In Haiti, as part of the country’s COVID-19 response, the Pan American Health Organization (PAHO) tell us that they have trained more than 2,800 community health workers to support the Ministry of Health. The health workers have also been equipped with personal protective equipment and communication support such as megaphones. 
In addition to this, PAHO has met with community leaders including voodoo priests, catholic priests, pastors, and traditional birth attendants to help them share accurate information about the virus and treatment centres. The agency said that this outreach is crucial to reach isolated communities, as well as those who believe in traditional medicine. Innovative measures developed during the country’s fight against cholera are also being used to tackle the pandemic. 
For example, field nurses from the “Labomoto” programme - a testing initiative in which nurse on motorcycles travelled to isolated communities to ensure the sampling and transportation of suspected cholera cases to labs for testing - have now been deployed to help carry out testing of suspected COVID-19 cases in hard-to-reach areas.

A new report released today by the UN Children’s Fund (UNICEF) and the World Health Organization (WHO) shows that 43 per cent of schools around the world lacked access to basic handwashing with soap and water in 2019.  
According to the report, 818 million children lack basic handwashing facilities at their schools. This puts them at increased risk of COVID-19 and other transmittable diseases. In the least developed countries, half of schools lack basic sanitation and water services.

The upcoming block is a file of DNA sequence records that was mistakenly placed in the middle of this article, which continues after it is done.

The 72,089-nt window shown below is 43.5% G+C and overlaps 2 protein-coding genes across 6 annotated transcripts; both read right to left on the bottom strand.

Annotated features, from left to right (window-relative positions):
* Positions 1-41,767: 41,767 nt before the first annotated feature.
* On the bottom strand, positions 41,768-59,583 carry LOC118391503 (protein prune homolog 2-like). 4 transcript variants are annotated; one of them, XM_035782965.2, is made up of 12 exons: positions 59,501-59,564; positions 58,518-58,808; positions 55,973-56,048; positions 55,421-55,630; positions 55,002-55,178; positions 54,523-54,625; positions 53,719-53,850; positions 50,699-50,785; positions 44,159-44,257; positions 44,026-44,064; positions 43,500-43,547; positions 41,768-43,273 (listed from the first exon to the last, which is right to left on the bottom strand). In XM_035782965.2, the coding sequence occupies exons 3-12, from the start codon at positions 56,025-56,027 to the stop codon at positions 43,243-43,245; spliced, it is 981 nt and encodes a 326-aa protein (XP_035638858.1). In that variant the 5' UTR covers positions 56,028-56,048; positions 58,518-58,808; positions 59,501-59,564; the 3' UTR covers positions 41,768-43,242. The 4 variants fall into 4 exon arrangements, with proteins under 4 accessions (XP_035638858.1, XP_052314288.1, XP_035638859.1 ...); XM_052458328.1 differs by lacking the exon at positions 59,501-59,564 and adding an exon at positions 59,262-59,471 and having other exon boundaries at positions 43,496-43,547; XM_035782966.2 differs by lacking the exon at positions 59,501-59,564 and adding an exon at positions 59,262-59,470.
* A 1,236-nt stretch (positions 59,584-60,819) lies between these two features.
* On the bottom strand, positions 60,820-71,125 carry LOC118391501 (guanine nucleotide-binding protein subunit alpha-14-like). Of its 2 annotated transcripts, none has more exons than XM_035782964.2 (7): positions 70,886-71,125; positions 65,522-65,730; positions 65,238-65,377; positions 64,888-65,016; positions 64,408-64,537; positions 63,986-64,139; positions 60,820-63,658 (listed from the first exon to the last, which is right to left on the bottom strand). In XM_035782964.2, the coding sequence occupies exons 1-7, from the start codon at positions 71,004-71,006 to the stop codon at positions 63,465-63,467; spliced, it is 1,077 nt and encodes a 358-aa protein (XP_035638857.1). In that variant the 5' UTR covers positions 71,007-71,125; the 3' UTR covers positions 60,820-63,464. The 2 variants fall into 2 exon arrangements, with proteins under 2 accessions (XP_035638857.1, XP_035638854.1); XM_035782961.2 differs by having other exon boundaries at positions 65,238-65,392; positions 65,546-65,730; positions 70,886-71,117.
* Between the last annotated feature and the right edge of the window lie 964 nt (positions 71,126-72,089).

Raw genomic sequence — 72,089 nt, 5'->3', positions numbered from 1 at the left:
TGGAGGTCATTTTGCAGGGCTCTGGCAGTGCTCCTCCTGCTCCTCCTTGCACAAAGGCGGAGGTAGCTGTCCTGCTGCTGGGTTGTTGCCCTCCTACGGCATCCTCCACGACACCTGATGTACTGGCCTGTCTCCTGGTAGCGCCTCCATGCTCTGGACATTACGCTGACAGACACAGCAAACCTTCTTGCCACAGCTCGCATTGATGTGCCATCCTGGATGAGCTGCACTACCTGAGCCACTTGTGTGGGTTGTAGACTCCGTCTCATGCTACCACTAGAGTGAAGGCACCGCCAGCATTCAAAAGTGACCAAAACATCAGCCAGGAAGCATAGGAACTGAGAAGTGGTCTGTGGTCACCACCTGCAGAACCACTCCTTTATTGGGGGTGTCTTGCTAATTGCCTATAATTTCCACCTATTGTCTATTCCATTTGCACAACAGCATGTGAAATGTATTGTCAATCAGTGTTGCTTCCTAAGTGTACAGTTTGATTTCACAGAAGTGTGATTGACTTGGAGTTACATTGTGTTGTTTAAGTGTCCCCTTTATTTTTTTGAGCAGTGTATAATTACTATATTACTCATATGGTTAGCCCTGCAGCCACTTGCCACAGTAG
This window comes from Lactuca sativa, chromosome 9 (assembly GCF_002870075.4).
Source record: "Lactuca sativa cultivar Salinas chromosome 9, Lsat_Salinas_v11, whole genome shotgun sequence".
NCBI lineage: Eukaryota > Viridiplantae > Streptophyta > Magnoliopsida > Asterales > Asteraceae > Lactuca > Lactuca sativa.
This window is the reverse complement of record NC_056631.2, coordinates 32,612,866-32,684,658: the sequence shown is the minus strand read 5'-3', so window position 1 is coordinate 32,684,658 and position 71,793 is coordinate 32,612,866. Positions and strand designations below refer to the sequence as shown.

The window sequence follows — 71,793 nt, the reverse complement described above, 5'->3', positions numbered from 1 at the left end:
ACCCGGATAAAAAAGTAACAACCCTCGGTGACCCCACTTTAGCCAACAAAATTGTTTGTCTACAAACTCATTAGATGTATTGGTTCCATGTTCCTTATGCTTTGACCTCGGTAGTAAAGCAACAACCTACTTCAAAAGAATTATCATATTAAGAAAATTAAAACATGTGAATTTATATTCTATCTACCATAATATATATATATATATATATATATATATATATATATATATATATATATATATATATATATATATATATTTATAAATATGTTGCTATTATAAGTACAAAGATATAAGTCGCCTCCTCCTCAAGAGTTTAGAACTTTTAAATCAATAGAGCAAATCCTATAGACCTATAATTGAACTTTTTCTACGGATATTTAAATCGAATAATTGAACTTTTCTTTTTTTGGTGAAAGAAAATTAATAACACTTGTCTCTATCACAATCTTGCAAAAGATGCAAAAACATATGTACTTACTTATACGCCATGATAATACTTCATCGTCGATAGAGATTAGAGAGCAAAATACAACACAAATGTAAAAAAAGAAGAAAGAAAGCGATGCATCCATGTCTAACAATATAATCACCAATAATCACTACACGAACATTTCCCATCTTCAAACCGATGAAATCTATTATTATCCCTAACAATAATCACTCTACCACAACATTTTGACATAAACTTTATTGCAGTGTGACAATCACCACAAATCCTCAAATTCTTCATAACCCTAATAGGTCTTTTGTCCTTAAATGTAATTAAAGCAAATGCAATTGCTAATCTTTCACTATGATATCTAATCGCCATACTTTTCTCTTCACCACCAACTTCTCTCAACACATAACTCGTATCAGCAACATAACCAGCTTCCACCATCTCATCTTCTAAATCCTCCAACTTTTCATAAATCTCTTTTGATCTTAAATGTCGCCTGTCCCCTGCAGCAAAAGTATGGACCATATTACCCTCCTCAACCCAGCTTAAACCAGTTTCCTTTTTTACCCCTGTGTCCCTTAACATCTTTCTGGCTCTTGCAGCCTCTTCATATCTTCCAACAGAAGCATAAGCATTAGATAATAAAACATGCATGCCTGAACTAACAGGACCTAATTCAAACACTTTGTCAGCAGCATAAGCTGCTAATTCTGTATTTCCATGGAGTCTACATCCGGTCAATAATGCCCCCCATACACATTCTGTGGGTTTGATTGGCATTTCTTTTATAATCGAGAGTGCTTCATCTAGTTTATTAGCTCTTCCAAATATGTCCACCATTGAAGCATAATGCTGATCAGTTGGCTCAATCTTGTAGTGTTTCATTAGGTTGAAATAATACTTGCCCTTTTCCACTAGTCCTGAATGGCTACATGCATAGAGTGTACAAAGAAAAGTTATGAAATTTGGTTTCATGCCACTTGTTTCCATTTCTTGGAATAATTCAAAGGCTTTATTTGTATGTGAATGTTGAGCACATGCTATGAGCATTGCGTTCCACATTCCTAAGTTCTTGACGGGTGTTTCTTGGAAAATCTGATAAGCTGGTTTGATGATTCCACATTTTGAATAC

The report stresses that governments seeking to control the spread of the virus must balance the need for implementation of public health measures versus the associated social and economic impacts of lockdown measures.

The World Food Programme (WFP) – in cooperation with the Tunisian Ministries of Agriculture and Education – has started its first ever cash transfers in Tunisia. The three-month initiative is designed to help more than 530 families whose children are no longer receiving school meals because their schools are closed as a result of the pandemic.  
The families of children attending five primary schools in the Siliana region will now receive a fixed and unconditional cash transfer of about US$70 (200 Tunisian dinars) to help them meet their basic food needs. The cash transfer supplements the monthly allowance provided by the Ministry of Social Affairs to families who are part of its social protection programme.

We have two new Resident Coordinators to welcome. The first in Costa Rica and the second in Morocco.  Their appointments follow confirmations from the respective Governments. 
Maria del Pilar Baiocchi of Italy will serve as the Resident Coordinator in Costa Rica, and Sylvia Lopez-Ekra of Côte d’Ivoire will now be the new Resident Coordinator in Morocco. With the current travel restrictions, they will work remotely until they are able to join their respective duty stations.  
Resident Coordinators work to boost the development coordination among UN agencies, funds and programmes. They are also mobilizing resources to support Government and local partners on the COVID-19 response, activating the UN’s full capacity on all fronts. This is fundamental to supporting countries in this Decade of Action to achieve the Sustainable Development Goals. 
We are also proud to announce that we remain with full gender parity among all our Resident Coordinators serving in 162 countries and territories. The biographies of the two newest Resident Coordinators are online.

Sadly, I have to end with some sad news.  For those of us who have been here for some time, you will remember our dear colleague Thérèse Gastaut. She sadly passed away last night.  
A former Spokeswoman for the UN in Geneva, she ably served the United Nations for 37 years and had held positions in the Department of Public Information in New York, Geneva and Brussels.  
Therese had the UN in her blood and in her heart. I often benefited from her advice and guidance, and we will all miss her terribly.